Progress In Electromagnetics Research
ISSN: 1070-4698, E-ISSN: 1559-8985
Home | Search | Notification | Authors | Submission | PIERS Home | EM Academy
Home > Vol. 46 > pp. 77-104


By M. Dahl

Full Article PDF (2,558 KB)

In the first part of this work we show that, by working in Fourier space, the Bohren decomposition and the Helmholtz's decomposition can be combined into one decomposition. This yields a completely mathematical decomposition, which decomposes an arbitrary vector field on ℜ3 into three components. A key property of the decomposition is that it commutes both with the curl operator and with the time derivative. We can therefore apply this decomposition to Maxwell's equations without assuming anything about the media. As a result, we show that Maxwell's equations split into three completely uncoupled sets of equations. Further, when a medium is introduced, these decomposed Maxwell's equations either remain uncoupled, or become coupled depending on the complexity of the medium.

In the second part of this work, we give a short introduction to contact geometry and then study its relation to electromagnetism. By studying examples, we show that the decomposed fields in the decomposed Maxwell's equations always seem to induce contact structures. For instance, for a plane wave, the decomposed fields are the right and left hand circulary polarized components, and each of these induce their own contact structure. Moreover, we show that each contact structure induces its own Carnot-Carathéodory metric, and the path traversed by the circulary polarized waves seem to coincide with the geodesics of these metrics.

This article is an abridged version of the author's master's thesis written under the instruction of Doctor Kirsi Peltonen and under the supervision of Professor Erkki Somersalo.

M. Dahl, "Contact Geometry in Electromagnetism," Progress In Electromagnetics Research, Vol. 46, 77-104, 2004.

1. Lindell, I. V., Methods for Electromagnetic Field Analysis, Clarendon Press, 1992.

2. Lindell, I. V., A. H. Sihvola, S. A. Tretyakov, and A. J. Viitanen, Electromagnetic Waves in Chiral and Bi-Isotropic Media, Artech House, 1994.

3. Hegstrom, R. A. and D. K. Kondepudi, "The handedness of the universe," Scientific American, No. 1, 98-105, 1990.

4. Gardner, M., The Ambidextrous Universe, Allen Lane, The Penguin Press, 1967.

5. Hargittai, I. and C. A. Pickover (eds.), Spiral Symmetry, World Scientific, 1992.

6. Moses, H. E., "Eigenfunctions of the curl operator; rotationally invariant Helmholtz theorem, and applications to electromagnetic theory and fluid mechanics," SIAM Journal of Applied Mathematics, Vol. 21, No. 1, 1971.

7. Waleffe, F., "The nature of triad interactions in homogeneous turbulence," Physics of Fluids A, Vol. 4, No. 2, 1992.

8. MacLeod, M. A., "The spherical curl transform of a linear forcefree magnetic field," Journal of Mathematical Physics, Vol. 39, No. 3, 1998.

9. MacLeod, M. A., "A new description of force-free magnetic field," Journal of Mathematical Physics, Vol. 36, No. 6, 1995.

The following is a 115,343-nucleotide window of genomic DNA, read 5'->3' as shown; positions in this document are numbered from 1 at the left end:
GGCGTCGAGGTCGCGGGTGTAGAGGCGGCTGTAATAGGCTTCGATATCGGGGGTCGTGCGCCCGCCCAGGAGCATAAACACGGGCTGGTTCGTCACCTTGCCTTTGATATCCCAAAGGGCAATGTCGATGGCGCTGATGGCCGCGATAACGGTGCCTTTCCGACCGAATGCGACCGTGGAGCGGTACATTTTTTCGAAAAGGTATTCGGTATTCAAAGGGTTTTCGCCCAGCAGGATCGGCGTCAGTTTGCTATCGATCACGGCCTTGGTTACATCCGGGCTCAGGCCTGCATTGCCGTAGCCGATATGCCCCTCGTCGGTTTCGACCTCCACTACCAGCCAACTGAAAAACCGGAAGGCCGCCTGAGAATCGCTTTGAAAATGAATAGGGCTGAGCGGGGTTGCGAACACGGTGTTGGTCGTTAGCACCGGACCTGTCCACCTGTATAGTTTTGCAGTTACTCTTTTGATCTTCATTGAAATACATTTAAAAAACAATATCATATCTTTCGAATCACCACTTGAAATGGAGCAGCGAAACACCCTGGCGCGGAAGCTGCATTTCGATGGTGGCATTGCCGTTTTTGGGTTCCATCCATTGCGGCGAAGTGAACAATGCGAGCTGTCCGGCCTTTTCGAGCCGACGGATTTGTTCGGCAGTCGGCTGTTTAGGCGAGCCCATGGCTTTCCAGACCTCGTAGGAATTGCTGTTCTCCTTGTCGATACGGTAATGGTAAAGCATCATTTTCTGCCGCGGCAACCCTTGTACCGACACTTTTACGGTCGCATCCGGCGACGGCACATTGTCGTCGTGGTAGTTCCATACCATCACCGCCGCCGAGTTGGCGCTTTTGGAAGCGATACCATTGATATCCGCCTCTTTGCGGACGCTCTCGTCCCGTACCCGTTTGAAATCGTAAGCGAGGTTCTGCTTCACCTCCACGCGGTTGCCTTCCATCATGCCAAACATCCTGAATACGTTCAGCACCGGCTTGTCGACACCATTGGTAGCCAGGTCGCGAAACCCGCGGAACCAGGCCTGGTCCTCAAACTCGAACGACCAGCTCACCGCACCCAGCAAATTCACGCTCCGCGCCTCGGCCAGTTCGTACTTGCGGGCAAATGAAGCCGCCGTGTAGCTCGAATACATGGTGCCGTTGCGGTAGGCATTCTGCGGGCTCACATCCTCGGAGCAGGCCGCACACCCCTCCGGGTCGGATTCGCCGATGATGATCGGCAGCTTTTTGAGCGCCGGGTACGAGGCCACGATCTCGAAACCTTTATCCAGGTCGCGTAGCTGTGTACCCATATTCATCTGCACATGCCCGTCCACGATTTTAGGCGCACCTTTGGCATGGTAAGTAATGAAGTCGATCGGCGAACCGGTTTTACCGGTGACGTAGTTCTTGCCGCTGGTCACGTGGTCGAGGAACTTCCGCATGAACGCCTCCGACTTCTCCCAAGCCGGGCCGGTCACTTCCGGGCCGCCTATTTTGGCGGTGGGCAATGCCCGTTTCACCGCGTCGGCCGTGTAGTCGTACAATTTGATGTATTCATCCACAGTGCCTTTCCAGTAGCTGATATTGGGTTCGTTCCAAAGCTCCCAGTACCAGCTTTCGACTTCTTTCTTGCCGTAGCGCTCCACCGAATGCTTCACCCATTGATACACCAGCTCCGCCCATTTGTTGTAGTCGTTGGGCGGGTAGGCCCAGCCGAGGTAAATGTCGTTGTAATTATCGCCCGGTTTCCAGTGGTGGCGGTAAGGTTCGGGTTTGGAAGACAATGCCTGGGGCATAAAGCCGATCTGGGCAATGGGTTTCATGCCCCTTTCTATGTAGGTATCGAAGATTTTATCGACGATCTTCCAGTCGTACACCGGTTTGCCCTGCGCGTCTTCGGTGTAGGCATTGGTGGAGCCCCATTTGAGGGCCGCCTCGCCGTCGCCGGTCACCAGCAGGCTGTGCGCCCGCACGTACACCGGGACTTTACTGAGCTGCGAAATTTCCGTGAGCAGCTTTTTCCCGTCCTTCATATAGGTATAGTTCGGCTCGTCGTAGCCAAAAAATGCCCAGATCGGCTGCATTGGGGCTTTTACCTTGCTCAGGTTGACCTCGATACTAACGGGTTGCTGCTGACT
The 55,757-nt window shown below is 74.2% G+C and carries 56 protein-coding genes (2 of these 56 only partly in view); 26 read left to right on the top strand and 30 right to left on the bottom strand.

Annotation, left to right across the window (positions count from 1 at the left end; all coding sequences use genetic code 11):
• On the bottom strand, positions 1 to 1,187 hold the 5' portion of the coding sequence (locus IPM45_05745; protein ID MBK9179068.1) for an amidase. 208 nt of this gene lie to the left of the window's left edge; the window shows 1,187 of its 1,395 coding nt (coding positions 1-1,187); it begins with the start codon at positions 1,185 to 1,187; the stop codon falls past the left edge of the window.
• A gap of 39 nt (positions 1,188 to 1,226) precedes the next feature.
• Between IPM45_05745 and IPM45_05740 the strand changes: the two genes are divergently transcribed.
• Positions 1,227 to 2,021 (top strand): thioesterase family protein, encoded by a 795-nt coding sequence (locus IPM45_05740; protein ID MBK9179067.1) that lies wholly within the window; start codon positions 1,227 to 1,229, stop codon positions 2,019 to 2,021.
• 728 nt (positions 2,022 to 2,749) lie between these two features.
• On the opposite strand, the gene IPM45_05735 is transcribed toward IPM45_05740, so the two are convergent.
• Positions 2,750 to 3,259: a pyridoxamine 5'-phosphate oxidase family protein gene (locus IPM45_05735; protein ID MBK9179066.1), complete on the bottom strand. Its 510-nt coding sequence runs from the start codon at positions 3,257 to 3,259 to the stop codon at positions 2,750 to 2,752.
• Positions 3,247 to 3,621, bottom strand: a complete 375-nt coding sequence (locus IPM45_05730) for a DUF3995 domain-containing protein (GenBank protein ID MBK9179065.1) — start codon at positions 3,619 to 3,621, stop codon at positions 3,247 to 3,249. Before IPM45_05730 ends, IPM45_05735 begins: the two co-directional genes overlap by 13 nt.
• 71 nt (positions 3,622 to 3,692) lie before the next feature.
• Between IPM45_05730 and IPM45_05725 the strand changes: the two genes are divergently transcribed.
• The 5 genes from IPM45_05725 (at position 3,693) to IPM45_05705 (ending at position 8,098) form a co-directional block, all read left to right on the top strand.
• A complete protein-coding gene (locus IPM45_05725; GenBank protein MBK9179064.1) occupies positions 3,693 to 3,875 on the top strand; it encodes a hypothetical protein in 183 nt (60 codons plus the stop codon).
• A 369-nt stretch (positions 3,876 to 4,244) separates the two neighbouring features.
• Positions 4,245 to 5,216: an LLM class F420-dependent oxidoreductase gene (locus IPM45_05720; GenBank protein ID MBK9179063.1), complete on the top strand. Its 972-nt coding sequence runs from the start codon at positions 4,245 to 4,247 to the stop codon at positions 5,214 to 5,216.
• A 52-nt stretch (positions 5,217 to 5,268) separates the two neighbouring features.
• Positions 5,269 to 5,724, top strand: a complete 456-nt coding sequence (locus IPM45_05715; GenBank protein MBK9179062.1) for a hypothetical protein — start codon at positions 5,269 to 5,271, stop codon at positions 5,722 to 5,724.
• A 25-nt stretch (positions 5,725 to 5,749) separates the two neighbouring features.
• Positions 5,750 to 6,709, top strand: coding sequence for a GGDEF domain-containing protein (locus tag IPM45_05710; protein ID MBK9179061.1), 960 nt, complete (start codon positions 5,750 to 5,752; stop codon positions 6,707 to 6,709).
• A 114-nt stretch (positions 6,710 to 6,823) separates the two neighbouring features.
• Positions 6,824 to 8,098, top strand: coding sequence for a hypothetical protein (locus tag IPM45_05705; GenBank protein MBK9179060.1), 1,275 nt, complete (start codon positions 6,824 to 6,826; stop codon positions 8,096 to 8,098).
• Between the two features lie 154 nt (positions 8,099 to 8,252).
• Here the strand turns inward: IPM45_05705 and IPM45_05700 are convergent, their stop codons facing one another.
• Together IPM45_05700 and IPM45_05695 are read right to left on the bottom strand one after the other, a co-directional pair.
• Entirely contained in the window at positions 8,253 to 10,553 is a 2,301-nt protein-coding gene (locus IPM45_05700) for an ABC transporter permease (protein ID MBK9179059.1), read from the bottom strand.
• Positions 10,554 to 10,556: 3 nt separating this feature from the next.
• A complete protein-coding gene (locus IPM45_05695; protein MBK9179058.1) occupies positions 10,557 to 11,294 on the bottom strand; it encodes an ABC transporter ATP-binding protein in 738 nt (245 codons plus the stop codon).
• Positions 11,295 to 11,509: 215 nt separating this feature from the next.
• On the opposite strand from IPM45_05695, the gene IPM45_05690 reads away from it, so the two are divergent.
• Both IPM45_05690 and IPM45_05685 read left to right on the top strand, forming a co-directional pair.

10. Constantin, P. and A. Majda, "The Beltrami spectrum for incompressible fluid flows," Communications in Mathematical Physics, Vol. 115, 435-456, 1998.

11. Dahl, M., "Contact and symplectic geometry in electromagnetism," Master's thesis, 2002.

12. Arnold, V. I. and B. A. Keshin, "Topological methods in hydrodynamics," Applied Mathematical Sciences, 1998.

13. Baldwin, P. R. and G. M. Townsend, "Complex Trkalian fields and solutions to Euler's equations for the ideal fluid," Physical Review E, Vol. 51, No. 3, 2059-2068, 1995.

14. Tsui, K. H., "Force-free field model of ball lightning," Physics of Plasmas, Vol. 8, No. 3, 687-689, 2001.

15. Bellan, P. M., Spheromaks, A practical Application ofMagnetohydrodynamic Dynamos and Plasma Self-Organization, Imperial College Press, 2000.

16. Reed, D., Foundational Electrodynamics and Beltrami fields in in Advanced Electromagnetism: Foundations, Theory, and Applications, World Scientific, 1995.

17. Lakhtakia, A., Beltrami fields in Chiral Media, World Scientific, 1994.

18. Etnyre, J. and R. Ghrist, "Contact topology and hydrodynamics.," Nonlinearity, Vol. 13, No. 2, 441-458, 2000.

19. Stein, E. M. and G. Weiss, Introduction to Fourier Analysis on Euclidian Spaces, Princeton University Press, 1971.

20. Van Bladel, J., "A discussion on Helmholtz' theorem," Electromagnetics, Vol. 13, 95-110, 1993.

21. McDuff, D. and D. Salamon, Introduction to Symplectic Topology, Clarendon Press, 1997.

22. Madsen, I. and J. Tornehave, From Calculus to Cohomology, Cambridge University Press, 1997.

23. Boothby, W. M., An Introduction to Differentiable Manifolds and Riemannian Geometry, Academic Press, 1986.

24. Frankel, T., Geometry ofPhysics, Cambridge University Press, 1997.

25. Thirring, W., A Course in Mathematical Physics 2: Classical Field Theory, Springer-Verlag, 1978.

26. Geiges, H., "A brief history of contact geometry and topology," Expositiones Mathematicae, Vol. 19, 25-53, 2001.

27. Bellaïche, A. and J-J. Risler (eds.), Sub-Riemannian Geometry, Birkhäuser, 1996.

28. Beltran, J. V., "Star calculus on Jacobi manifolds," Differential Geometry and Its Applications, Vol. 16, 181-198, 2002.

© Copyright 2014 EMW Publishing. All Rights Reserved